Many Trump voters are skeptical of the Covid-19 vaccines. This may be the way to convince them.

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WASHINGTON — Rural Republican voters are as afraid of getting a Covid-19 vaccine as they are of getting the virus itself. But assuaging their concerns is possible — if politicians get out of the way and let doctors take the lead, according to much anticipated new research.

Republican are now one of the largest groups of Americans resistant to getting vaccinated, potentially jeopardizing the goal of reaching herd immunity, which will only be achieved once an estimated 8 in 10 Americans are inoculated.

Republican pollster Frank Luntz this month undertook a focus group and a poll of 1,000 Republicans who voted for former President Donald Trump on behalf of a group of public health nonprofits in an attempt to help determine the best message for those who are reluctant to roll up a sleeve.

As vaccines become more widely accessible, the federal government and outside groups are preparing to spend hundreds of millions of dollars on a public relations campaign to encourage immunization. Luntz’s research could aid those efforts.

Like other recent surveys, Luntz found that about a quarter of Trump voters said they “definitely will not” get vaccinated, while another 21 percent said they wanted to wait more than a year.

Of particular concern were younger Republican women, people without a college education and residents of small towns and rural areas. Rural and young Republicans (between the ages of 18-49) both split almost exactly evenly, 49-51 percent, when asked if they were more afraid of getting Covid-19 or getting the vaccine.

But the good news, according to Luntz, is that these Americans trust their doctors and can be convinced with a positive message about the benefits and safety of the vaccines, not the risks of skipping it.

“The most impactful message is how the vaccine will reduce the government’s restrictions on our lives and our freedoms,” Luntz wrote in a polling memo. “Without widespread vaccination, mask mandates and personal lockdowns will continue.”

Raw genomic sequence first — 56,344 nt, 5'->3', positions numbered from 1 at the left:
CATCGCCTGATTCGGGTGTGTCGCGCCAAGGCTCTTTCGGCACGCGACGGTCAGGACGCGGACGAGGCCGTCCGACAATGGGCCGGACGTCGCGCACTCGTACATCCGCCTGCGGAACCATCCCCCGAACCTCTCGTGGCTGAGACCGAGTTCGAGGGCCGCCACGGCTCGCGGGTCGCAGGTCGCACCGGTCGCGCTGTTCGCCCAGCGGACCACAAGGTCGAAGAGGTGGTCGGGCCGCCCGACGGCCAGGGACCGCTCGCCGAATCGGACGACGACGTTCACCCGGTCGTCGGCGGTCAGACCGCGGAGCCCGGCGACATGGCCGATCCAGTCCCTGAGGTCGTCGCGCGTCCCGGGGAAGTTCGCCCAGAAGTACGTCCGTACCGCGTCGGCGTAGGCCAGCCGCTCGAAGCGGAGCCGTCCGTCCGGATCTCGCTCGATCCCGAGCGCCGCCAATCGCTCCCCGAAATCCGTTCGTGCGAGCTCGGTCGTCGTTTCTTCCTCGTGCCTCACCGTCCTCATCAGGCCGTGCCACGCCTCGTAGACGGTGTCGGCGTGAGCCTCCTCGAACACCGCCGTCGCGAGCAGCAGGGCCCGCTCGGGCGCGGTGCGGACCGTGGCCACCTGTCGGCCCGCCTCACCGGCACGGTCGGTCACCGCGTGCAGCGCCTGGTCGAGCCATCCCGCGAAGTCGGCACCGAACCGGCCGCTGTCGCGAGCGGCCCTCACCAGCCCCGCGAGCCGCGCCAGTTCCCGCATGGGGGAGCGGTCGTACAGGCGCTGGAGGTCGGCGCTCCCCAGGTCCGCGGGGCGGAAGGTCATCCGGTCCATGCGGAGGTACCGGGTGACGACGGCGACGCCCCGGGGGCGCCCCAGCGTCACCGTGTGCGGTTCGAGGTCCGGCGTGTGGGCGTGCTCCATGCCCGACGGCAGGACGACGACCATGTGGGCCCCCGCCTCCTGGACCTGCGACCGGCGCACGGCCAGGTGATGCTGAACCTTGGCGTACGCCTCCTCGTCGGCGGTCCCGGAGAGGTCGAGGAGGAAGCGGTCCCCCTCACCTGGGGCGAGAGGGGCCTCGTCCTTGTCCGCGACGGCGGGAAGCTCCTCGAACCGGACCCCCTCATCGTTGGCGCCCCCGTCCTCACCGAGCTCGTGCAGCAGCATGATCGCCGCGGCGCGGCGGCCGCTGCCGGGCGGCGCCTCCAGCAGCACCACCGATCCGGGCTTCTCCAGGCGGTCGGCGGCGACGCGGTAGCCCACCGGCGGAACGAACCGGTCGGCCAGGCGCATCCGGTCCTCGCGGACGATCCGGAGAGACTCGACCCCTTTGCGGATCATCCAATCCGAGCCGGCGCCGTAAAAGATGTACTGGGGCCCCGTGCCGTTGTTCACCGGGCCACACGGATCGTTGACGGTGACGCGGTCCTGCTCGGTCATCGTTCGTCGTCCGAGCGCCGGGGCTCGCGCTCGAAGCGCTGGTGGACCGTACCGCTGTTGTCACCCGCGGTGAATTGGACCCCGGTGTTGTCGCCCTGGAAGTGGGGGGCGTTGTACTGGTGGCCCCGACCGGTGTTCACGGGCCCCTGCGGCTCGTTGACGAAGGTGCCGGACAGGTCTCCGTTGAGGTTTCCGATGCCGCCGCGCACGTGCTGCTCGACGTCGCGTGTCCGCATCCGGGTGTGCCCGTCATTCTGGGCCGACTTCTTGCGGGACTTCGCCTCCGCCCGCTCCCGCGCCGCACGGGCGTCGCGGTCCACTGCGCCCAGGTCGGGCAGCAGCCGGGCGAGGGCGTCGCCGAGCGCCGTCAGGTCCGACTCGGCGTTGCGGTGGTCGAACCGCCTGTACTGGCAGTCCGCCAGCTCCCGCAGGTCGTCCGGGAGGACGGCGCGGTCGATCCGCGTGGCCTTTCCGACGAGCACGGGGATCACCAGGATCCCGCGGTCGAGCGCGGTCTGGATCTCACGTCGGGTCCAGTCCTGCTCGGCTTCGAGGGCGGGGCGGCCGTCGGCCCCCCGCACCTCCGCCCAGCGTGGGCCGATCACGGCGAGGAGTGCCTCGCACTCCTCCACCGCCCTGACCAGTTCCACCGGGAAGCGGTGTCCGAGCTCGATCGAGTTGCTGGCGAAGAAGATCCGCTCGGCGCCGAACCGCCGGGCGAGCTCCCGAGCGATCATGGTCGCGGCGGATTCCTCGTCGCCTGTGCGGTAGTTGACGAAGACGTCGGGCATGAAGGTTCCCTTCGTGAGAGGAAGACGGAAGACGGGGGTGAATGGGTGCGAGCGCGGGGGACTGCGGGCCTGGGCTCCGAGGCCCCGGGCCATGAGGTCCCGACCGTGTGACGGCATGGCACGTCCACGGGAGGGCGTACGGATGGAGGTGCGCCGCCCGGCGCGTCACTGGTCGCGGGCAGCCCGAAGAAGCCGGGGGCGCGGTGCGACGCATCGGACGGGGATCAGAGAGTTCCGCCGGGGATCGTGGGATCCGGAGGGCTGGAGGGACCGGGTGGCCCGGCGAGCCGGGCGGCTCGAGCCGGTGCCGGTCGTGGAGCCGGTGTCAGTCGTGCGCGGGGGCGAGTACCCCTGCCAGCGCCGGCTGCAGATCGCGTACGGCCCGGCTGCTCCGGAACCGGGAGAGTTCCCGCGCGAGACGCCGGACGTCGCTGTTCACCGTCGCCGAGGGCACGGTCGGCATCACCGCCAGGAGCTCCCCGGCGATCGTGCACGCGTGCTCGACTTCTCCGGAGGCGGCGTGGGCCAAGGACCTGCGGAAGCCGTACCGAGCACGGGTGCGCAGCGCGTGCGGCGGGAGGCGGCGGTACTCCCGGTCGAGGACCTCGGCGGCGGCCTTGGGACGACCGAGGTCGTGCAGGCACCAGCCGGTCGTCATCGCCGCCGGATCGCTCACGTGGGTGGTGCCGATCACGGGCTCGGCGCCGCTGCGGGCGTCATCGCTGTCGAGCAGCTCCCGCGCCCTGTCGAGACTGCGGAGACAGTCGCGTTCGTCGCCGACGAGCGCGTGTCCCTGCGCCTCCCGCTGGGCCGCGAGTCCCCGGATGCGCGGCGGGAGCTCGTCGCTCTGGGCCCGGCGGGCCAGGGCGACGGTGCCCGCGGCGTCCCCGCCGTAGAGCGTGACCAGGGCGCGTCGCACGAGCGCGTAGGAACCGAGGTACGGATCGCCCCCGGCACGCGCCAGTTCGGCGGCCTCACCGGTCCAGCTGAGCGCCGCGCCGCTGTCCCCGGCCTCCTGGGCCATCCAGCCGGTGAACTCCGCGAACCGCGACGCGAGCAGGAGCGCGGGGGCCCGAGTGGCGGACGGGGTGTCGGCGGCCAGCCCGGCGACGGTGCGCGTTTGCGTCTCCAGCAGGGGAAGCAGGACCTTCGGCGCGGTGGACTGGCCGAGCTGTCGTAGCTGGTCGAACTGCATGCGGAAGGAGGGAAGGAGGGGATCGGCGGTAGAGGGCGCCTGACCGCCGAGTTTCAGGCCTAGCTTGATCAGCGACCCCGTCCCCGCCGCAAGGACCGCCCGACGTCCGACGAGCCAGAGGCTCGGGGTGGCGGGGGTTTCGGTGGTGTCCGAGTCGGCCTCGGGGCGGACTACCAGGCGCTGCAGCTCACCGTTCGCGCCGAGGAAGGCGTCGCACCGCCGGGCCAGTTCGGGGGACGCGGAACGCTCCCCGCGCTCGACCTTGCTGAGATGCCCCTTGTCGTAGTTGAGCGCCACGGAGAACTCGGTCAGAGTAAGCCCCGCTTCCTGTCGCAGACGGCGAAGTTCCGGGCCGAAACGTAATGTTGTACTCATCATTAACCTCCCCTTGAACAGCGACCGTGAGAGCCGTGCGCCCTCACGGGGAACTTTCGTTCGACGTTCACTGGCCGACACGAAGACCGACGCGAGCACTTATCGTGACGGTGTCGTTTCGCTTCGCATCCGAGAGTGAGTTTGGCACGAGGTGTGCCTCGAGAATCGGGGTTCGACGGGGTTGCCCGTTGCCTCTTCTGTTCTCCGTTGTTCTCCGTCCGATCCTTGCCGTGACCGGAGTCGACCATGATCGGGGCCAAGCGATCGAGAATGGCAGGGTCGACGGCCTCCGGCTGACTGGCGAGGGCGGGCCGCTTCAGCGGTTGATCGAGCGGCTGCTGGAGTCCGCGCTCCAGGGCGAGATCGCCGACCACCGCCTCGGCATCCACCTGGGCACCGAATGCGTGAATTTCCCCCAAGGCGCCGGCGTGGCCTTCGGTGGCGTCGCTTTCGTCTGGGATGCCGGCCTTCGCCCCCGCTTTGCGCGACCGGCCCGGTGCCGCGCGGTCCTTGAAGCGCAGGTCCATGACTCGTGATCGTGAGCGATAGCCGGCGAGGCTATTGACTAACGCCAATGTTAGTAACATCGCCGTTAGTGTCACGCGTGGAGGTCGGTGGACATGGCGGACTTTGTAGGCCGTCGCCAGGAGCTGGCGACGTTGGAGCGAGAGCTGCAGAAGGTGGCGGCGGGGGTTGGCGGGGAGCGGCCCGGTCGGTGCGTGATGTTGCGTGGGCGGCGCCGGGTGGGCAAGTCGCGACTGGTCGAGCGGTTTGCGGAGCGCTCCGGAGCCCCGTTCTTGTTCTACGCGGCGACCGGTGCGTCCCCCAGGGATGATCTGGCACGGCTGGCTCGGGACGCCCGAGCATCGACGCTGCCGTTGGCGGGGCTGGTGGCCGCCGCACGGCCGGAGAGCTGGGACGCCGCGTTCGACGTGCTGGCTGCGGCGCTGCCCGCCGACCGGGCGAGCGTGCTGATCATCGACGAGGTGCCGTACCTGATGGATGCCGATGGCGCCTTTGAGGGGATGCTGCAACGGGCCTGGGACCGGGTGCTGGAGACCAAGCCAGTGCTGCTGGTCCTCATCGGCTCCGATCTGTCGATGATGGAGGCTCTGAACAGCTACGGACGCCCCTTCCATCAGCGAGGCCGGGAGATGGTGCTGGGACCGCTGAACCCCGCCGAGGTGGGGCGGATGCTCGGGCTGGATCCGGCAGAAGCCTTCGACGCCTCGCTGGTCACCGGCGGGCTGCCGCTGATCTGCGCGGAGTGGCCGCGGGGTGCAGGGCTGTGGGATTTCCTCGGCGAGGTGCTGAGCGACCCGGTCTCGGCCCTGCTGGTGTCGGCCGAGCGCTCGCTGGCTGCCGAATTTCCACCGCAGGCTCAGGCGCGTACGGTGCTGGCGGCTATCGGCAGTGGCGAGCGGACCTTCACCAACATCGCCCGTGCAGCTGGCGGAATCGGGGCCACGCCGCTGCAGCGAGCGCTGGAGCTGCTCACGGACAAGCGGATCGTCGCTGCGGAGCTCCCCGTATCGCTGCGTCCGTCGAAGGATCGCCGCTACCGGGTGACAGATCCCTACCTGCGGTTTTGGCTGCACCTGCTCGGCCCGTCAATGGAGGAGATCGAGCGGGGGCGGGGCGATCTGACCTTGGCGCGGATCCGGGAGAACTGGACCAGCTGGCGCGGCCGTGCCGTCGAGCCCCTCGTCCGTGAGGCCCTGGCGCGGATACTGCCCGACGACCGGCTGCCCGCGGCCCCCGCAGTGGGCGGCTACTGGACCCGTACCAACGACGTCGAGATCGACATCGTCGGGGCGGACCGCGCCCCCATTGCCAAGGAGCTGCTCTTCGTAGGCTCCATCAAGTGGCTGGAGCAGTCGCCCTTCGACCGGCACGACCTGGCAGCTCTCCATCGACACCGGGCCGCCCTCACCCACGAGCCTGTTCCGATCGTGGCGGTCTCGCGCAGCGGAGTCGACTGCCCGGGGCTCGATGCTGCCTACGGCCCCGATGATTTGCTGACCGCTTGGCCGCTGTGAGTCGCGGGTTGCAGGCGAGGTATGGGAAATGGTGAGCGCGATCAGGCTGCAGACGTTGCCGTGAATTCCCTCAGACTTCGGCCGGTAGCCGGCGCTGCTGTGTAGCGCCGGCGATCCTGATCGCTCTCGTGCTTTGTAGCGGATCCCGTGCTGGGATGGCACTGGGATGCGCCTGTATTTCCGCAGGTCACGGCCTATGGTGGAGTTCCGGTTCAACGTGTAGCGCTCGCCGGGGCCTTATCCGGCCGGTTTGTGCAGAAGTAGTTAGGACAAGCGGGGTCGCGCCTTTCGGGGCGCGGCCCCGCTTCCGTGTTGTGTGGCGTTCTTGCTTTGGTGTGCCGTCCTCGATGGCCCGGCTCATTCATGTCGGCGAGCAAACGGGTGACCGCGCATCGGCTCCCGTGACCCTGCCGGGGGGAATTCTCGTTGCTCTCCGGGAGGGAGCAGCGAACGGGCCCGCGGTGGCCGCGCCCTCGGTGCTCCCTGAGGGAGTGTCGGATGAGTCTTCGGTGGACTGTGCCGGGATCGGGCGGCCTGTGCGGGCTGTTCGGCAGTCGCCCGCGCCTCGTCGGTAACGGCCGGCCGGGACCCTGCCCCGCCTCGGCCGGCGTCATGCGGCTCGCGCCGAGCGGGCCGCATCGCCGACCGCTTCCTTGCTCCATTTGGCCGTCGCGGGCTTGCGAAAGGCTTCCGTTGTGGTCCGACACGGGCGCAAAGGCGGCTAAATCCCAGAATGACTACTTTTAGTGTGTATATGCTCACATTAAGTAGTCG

Prevention and protection were also effective messages, Luntz found, such as comparing the vaccine to wearing a seat belt and telling people it could prevent tens of thousands of deaths. To assuage concerns about safety, he suggested reminding people that nearly every doctor has chosen to take it.

Notably, Luntz found that messages focused on reopening the economy are not as effective.

“They want to hear unbiased, unpoliticized facts and data from doctors and medical professionals, not politicians,” Luntz said. “Then they want to make their own decisions. We heard very clearly they don’t want to be told what to do by Washington, but they’re open to listening to facts so they can make an informed decision.”

That includes Trump. When asked if they’d be more likely to get vaccinated if their doctor or Trump recommended it, 81 percent said their doctor.

Still, Trump and conservative media figures can play an important role.

The former president is easily the most trusted political figure on the right on the vaccine. And respondents were more favorable to the vaccines when reminded that they were developed under his presidency and that he got the shot himself (though he kept that secret for months).

Fox News, meanwhile, was the most common news source among Republicans. While the network has produced some PSAs promoting vaccination, primetime host Tucker Carlson — who was second only to Sean Hannity on respondents’ list of trusted media figures — has used his platform to raise doubts about the vaccines.

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